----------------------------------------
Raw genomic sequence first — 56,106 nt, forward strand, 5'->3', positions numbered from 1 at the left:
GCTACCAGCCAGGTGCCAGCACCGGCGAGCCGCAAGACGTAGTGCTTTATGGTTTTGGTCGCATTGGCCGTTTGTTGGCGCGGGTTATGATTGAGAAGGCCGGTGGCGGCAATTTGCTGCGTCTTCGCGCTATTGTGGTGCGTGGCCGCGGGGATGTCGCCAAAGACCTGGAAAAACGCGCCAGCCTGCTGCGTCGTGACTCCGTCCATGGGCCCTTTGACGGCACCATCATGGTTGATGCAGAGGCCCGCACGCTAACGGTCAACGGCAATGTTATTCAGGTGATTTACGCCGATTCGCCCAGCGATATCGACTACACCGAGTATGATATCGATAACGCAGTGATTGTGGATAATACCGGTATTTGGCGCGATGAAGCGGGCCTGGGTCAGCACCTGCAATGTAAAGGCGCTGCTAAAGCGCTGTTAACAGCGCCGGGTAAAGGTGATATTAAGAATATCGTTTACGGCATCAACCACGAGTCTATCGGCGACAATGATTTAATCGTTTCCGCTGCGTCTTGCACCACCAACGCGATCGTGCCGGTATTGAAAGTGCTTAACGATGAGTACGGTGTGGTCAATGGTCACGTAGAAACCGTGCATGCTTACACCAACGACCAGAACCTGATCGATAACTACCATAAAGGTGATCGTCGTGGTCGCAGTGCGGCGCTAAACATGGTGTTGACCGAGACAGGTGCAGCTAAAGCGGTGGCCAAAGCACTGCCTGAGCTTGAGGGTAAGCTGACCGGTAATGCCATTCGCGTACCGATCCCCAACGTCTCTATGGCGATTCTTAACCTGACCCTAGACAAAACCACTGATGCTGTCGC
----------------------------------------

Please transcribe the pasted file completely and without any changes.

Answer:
Raw genomic sequence first — 56,106 nt, forward strand, 5'->3', positions numbered from 1 at the left:
GCTACCAGCCAGGTGCCAGCACCGGCGAGCCGCAAGACGTAGTGCTTTATGGTTTTGGTCGCATTGGCCGTTTGTTGGCGCGGGTTATGATTGAGAAGGCCGGTGGCGGCAATTTGCTGCGTCTTCGCGCTATTGTGGTGCGTGGCCGCGGGGATGTCGCCAAAGACCTGGAAAAACGCGCCAGCCTGCTGCGTCGTGACTCCGTCCATGGGCCCTTTGACGGCACCATCATGGTTGATGCAGAGGCCCGCACGCTAACGGTCAACGGCAATGTTATTCAGGTGATTTACGCCGATTCGCCCAGCGATATCGACTACACCGAGTATGATATCGATAACGCAGTGATTGTGGATAATACCGGTATTTGGCGCGATGAAGCGGGCCTGGGTCAGCACCTGCAATGTAAAGGCGCTGCTAAAGCGCTGTTAACAGCGCCGGGTAAAGGTGATATTAAGAATATCGTTTACGGCATCAACCACGAGTCTATCGGCGACAATGATTTAATCGTTTCCGCTGCGTCTTGCACCACCAACGCGATCGTGCCGGTATTGAAAGTGCTTAACGATGAGTACGGTGTGGTCAATGGTCACGTAGAAACCGTGCATGCTTACACCAACGACCAGAACCTGATCGATAACTACCATAAAGGTGATCGTCGTGGTCGCAGTGCGGCGCTAAACATGGTGTTGACCGAGACAGGTGCAGCTAAAGCGGTGGCCAAAGCACTGCCTGAGCTTGAGGGTAAGCTGACCGGTAATGCCATTCGCGTACCGATCCCCAACGTCTCTATGGCGATTCTTAACCTGACCCTAGACAAAACCACTGATGCTGTCGC